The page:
In this election, many races are really just about sex

Cover your eyes, kids, it’s time to round up a few of this week’s headlines from the midterm elections.

“During National Character Counts Week, Bush Stumps for Philanderer.” The Washington Post.

“Gubernatorial race: Gibbons denies doing anything inappropriate, offensive.” Las Vegas Review-Journal.

“Ellison campaign says woman has blackmail in mind.” Minneapolis Star Tribune.

“Priest offers further details about his relations with Foley.” Sarasota Herald-Tribune.

Oh my. The news from some of this year’s political campaigns reads more like the script for a tawdry soap opera. And that’s inspiring candidates and party leaders to execute some creative campaign strategies to try to maintain the moral high ground.

In Pennsylvania, four-term Republican Rep. Don Sherwood is running for his political life after revelations that he had a five-year extramarital affair, and that he settled a lawsuit claiming he had choked the woman. He denies the choking part.

White House spokesman Tony Snow was left to explain why President Bush had agreed to campaign on behalf of a confessed adulterer. Bush “believes that we’re all sinners, we all seek forgiveness, and in this particular case, he’s supporting Don Sherwood’s candidacy,” the spokesman gamely offered.

The president himself managed to cast the matter in upbeat terms during a campaign appearance Thursday with the Sherwood family, praising Sherwood’s wife as a “caring and courageous woman” because of a letter she wrote to constituents in which she denounced her husband’s opponent for showing campaign ads about the affair.

Sherwood’s opponent, Democrat Chris Carney, has run ads telling voters that the congressman “went to Washington and didn’t remember the values of this district.”

In Nevada, another loyal wife stood beside Republican Rep. Jim Gibbons, the leading candidate in the state’s governor’s race, as he denied claims that he had assaulted and propositioned a woman he’d been drinking with during a raucous night at a restaurant bar earlier this month. The woman made three calls to 911 and gave a statement to police about the alleged assault, but she later chose not to pursue the matter.

“I’m a happily married man, a father and a grandfather,” Gibbons proclaimed Thursday, clenching his wife Dawn’s hand. Gibbons said the woman, who he said “might have been tipsy,” tripped outside the restaurant and he tried to help her up.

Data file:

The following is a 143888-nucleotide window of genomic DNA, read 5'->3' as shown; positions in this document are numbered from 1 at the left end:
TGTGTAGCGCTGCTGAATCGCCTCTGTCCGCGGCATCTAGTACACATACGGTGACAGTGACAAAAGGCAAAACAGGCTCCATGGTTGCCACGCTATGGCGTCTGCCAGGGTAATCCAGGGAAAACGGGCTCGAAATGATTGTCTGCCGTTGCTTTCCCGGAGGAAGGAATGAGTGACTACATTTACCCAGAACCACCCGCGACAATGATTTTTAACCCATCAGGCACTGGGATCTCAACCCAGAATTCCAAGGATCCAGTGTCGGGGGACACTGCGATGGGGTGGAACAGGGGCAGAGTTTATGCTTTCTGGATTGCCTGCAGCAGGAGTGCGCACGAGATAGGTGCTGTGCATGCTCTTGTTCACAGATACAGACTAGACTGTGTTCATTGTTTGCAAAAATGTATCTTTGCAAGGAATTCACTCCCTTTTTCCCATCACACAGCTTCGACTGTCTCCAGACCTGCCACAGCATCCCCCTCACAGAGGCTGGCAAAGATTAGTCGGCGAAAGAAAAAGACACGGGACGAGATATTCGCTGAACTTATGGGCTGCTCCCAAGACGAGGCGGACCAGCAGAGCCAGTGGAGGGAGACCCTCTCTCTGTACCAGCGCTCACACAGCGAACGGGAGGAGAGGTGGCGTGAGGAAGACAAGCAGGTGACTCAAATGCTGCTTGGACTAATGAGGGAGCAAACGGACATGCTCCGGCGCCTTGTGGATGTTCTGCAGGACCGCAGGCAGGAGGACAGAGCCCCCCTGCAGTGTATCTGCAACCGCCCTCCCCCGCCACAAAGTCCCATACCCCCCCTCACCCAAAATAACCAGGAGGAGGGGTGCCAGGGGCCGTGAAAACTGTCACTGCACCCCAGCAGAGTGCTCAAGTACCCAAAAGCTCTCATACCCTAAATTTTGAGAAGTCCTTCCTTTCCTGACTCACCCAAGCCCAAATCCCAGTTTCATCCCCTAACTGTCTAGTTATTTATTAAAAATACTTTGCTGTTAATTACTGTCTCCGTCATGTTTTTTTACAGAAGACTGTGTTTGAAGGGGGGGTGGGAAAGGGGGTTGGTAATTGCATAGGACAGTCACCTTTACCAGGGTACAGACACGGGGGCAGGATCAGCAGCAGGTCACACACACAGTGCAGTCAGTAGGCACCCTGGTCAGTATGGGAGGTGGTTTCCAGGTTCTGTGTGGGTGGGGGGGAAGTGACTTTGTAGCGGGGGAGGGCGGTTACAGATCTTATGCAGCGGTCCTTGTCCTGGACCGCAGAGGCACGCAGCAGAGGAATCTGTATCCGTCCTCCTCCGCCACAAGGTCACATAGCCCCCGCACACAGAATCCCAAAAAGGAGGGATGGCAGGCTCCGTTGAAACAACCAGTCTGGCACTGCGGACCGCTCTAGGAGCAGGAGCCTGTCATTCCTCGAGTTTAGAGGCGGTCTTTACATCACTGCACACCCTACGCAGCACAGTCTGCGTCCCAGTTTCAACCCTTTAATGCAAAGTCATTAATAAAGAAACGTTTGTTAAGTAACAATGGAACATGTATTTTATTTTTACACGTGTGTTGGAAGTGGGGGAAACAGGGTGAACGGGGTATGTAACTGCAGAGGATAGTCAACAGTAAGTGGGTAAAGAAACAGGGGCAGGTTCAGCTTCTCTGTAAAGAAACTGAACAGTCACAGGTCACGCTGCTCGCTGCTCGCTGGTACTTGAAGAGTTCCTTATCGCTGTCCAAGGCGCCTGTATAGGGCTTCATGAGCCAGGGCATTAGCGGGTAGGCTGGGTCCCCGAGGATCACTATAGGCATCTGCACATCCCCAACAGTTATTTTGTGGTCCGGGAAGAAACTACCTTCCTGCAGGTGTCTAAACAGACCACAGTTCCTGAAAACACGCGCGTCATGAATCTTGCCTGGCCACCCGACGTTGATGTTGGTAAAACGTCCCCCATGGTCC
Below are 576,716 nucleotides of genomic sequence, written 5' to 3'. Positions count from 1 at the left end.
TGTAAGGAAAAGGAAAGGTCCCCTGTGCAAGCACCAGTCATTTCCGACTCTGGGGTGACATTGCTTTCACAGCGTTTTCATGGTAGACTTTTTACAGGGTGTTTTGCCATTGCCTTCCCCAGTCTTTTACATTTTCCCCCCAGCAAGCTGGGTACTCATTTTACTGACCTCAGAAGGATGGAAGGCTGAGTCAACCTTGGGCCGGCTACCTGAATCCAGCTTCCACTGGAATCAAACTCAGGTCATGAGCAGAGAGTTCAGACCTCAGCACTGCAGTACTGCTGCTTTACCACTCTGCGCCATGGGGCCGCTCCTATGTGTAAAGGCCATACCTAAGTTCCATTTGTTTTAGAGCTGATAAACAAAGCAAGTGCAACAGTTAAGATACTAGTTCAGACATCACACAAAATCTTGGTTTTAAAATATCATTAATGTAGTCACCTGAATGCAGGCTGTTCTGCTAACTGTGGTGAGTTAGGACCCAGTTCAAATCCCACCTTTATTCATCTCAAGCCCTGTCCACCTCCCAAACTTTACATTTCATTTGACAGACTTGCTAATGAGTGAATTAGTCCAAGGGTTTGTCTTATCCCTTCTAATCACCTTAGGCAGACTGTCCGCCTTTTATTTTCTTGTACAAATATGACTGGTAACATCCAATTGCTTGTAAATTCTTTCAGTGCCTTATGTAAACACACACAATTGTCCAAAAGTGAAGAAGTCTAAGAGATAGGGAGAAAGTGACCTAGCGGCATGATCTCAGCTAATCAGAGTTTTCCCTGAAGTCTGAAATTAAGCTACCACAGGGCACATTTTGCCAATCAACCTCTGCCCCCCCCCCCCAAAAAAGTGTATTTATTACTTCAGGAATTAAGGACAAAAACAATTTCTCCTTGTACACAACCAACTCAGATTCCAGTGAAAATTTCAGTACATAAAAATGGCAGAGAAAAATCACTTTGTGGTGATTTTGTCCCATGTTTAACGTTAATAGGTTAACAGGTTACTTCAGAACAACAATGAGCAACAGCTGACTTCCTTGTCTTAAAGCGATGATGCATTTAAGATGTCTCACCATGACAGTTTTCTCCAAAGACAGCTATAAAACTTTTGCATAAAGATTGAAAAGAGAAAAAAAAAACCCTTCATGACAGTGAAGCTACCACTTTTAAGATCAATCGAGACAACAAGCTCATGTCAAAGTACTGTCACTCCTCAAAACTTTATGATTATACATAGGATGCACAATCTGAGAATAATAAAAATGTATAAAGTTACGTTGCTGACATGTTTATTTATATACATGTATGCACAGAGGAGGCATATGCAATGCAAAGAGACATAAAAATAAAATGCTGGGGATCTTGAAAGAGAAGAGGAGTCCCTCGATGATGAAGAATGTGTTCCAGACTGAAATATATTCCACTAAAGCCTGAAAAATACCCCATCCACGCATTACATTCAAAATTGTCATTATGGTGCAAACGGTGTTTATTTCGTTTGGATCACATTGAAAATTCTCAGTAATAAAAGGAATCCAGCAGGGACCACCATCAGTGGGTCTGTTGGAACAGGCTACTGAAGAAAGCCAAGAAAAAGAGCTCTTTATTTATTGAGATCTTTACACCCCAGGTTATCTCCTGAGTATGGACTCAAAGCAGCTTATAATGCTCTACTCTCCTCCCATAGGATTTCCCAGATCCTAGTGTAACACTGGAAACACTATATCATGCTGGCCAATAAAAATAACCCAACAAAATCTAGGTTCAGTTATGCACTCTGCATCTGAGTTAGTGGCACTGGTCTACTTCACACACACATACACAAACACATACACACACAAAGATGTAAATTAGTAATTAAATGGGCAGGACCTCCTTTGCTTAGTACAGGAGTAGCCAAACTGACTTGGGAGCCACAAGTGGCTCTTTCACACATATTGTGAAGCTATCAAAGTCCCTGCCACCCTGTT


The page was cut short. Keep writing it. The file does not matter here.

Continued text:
“Gosh, I learned an important lesson, never to offer a helping hand to anybody ever again,” he said.

In Minnesota, Democratic House candidate Keith Ellison and a woman who claimed she had an affair with him have sought dueling restraining orders. Ellison, the leading candidate for an open House seat, denies he had an affair with Amy Alexander, who says they had an on-and-off relationship for 12 years. Ellison obtained a restraining order against her last year, and claims she tried to extort $10,000 in hush money. Alexander sought her own restraining order against him. On Wednesday, Ellison filed papers asking a judge to dismiss Alexander’s request.

In Florida, there’s the granddaddy of this year’s sexcapades, which, so far at least, doesn’t appear to involve any actual sex.

Republican Rep. Mark Foley (news, bio, voting record), who was cruising to re-election, abruptly resigned last month after allegations surfaced that he sent sexually explicit instant messages to teenage male pages. Since then, there has been a steady stream of revelations about his contacts with pages, and plenty of circular finger-pointing among GOP House leaders about who should have reined him in.

Foley, who is gay, said he wasn’t trying to excuse his behavior but let it be known that he was an alcoholic and had been sexually molested by a clergyman when he was a boy. Now, a Roman Catholic diocese has opened an investigation into the conduct of a priest who said he fondled and shared naked saunas with Foley when the congressman was an altar boy.

There’s plenty of evidence, if any is needed, that people are turned off by the taint on politics.

Scandal and corruption rank among the top concerns for likely voters, with three-fourths saying those issues are very important to them personally and almost half saying they will be very important in their vote, according to Associated Press-Ipsos polling.

Democratic pollster Peter Hart said the Foley scandal “cut right to the quick” with voters because it had to do with protecting children and with politicians who put their own interests ahead of the minors. And that scandal has made voters more sensitive about alleged dalliances involving other candidates in both parties, he said.

“It’s six degrees of separation,” Hart said. “Each of them may have different problems, but to the voters in their district or to voters in general, it’s all part of the same thing.”

Hart added: “The words sex and scandal, no matter what it may be, put you in the bull’s-eye for this election.”

Copyright © 2006 The Associated Press